Monday, August 26, 2013

If you call down the thunder...

If it bends it's comedy.  If it breaks, it's tragedy.

I believe Woody Allen said words to that effect.  If true, then what happened at the Creation Museum in Kentucky qualifies as definite comedy. 

Lightning struck a man who was operating a zip line at the museum.  Thankfully, no one was seriously hurt, but I'm trying to decide what I find more chuckle-worthy: the fact that the museum devoted to God was hit by a bolt of electricity from the heavens or that the museum has a zip line ride for patrons.

As one might imagine, the museum is dedicated to furthering the idea that the world came about exactly as described in the Book of Genesis (no, not the one written by Phil Collins.  Quit being a punny bastard) despite whatever that scientific gobbledygook has to say about it.  The museum itself was founded by a man named Ken Ham, president of Answers in Genesis.  If you'd like to see an interview with Ken, check out this clip from Bill Maher's Religulous.  Among the many "gee, I didn't know that" moments one can have at the museum are learning that dinosaurs were indeed on Noah's Ark and therefore coexisted with humans, despite evidence to the contrary.  Again, scientific gobbledygook.  I understand a few of these dinosaurs even had saddles.  In all fairness, I've been enamored of that idea for a while now.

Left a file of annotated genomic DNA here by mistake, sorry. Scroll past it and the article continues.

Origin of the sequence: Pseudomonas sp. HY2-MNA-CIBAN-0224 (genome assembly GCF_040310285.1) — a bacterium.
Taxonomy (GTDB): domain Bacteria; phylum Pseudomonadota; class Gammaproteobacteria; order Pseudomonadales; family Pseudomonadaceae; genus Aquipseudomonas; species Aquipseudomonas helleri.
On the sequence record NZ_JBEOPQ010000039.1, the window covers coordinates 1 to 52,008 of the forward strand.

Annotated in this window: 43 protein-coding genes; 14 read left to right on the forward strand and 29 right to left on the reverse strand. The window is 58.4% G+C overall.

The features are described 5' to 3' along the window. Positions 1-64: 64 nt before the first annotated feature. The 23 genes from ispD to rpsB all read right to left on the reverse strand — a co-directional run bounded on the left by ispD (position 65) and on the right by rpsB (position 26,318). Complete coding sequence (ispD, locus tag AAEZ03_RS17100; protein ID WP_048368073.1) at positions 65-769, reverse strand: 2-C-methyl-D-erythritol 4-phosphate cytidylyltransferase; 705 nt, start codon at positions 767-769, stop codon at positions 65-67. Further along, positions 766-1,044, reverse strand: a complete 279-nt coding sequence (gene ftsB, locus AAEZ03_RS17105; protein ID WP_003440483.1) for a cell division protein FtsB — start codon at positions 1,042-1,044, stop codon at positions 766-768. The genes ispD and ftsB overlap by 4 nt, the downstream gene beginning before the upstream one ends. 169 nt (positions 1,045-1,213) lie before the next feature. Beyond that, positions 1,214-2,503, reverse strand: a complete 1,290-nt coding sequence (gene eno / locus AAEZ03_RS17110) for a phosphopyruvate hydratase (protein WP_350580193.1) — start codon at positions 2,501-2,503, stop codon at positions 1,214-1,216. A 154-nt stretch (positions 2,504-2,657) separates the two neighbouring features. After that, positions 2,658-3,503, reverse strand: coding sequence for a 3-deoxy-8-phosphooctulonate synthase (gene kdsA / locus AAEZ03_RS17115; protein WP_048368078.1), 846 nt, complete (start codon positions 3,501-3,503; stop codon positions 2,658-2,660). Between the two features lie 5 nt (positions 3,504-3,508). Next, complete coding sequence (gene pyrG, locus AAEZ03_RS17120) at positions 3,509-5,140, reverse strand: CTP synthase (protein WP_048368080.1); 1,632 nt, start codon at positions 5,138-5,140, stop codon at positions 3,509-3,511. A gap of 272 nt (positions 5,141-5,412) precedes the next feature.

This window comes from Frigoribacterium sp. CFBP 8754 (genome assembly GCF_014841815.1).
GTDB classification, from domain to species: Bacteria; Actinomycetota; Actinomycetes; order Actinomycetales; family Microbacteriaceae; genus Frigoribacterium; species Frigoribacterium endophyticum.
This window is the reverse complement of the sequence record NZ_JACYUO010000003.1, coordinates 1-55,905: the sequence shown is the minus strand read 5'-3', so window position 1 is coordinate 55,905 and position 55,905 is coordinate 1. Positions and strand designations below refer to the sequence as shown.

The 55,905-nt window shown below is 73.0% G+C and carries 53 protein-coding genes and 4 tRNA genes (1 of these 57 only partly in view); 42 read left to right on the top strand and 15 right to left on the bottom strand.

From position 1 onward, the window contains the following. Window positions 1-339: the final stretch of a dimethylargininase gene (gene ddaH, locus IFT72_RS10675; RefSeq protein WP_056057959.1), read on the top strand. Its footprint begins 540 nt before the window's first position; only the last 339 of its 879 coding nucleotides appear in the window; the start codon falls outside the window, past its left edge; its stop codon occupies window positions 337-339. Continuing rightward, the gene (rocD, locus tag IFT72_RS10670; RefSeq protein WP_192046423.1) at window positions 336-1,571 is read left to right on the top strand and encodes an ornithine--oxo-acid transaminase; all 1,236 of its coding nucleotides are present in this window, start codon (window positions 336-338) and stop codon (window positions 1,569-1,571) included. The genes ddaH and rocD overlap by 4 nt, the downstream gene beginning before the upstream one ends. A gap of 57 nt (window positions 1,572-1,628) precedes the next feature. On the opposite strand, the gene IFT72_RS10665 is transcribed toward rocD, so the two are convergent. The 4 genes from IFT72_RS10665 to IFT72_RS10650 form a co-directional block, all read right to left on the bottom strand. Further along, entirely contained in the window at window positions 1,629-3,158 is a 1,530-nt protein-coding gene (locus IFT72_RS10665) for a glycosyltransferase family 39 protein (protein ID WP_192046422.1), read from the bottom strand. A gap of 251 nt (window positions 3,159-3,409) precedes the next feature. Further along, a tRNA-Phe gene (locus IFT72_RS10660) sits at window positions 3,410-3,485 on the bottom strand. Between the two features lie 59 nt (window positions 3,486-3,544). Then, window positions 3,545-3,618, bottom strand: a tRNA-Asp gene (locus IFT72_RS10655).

Speaking of dinosaurs, I guess the museum features a replica Tyrannosaurus Rex that is dragging its tail on the ground in an upright position.  This action would have broken its spine in real life.  Also, according to the merry troubadours that guide you through the museum, the T. Rex developed its six-inch, blade-like teeth so that it could open coconuts.  Right.  The fact that it was carnivorous had nothing to do with its dental structure.  It's coconuts.

And they want to teach this in schools.  Get me the hell off this planet.

What was it Isaac Asimov once said?

“Anti-intellectualism has been a constant thread winding its way through our political and cultural life, nurtured by the false notion that democracy means that 'my ignorance is just as good as your knowledge.'

There is one question that the lightning saga begs to ask.  We are constantly being told that natural disasters (and even dead soldiers and children, according to the preachings of Westboro fundies) are God's punishment for our having turned away from Him. 

So...what does the lightning strike mean?

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1 comment:

  1. On Facebook, MelissaPOE said: "Yes. Just yes."
    And "Chuckling after a reread this morning. "

    Wow. That's like...two more comments than I usually get. lol


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